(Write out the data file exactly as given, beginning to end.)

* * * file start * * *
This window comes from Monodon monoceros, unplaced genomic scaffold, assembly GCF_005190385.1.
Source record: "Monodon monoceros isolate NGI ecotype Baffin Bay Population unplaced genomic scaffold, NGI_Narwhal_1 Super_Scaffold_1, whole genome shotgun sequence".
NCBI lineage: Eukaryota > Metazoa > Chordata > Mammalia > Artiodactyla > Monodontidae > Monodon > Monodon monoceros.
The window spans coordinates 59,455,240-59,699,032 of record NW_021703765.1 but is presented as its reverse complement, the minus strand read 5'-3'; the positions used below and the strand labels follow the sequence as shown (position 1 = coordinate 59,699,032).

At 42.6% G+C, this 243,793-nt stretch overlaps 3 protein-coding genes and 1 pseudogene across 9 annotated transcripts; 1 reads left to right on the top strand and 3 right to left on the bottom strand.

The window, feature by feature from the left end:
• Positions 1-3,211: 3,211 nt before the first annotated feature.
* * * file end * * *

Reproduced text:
This window comes from Monodon monoceros, unplaced genomic scaffold, assembly GCF_005190385.1.
Source record: "Monodon monoceros isolate NGI ecotype Baffin Bay Population unplaced genomic scaffold, NGI_Narwhal_1 Super_Scaffold_1, whole genome shotgun sequence".
NCBI lineage: Eukaryota > Metazoa > Chordata > Mammalia > Artiodactyla > Monodontidae > Monodon > Monodon monoceros.
The window spans coordinates 59,455,240-59,699,032 of record NW_021703765.1 but is presented as its reverse complement, the minus strand read 5'-3'; the positions used below and the strand labels follow the sequence as shown (position 1 = coordinate 59,699,032).

At 42.6% G+C, this 243,793-nt stretch overlaps 3 protein-coding genes and 1 pseudogene across 9 annotated transcripts; 1 reads left to right on the top strand and 3 right to left on the bottom strand.

The window, feature by feature from the left end:
• Positions 1-3,211: 3,211 nt before the first annotated feature.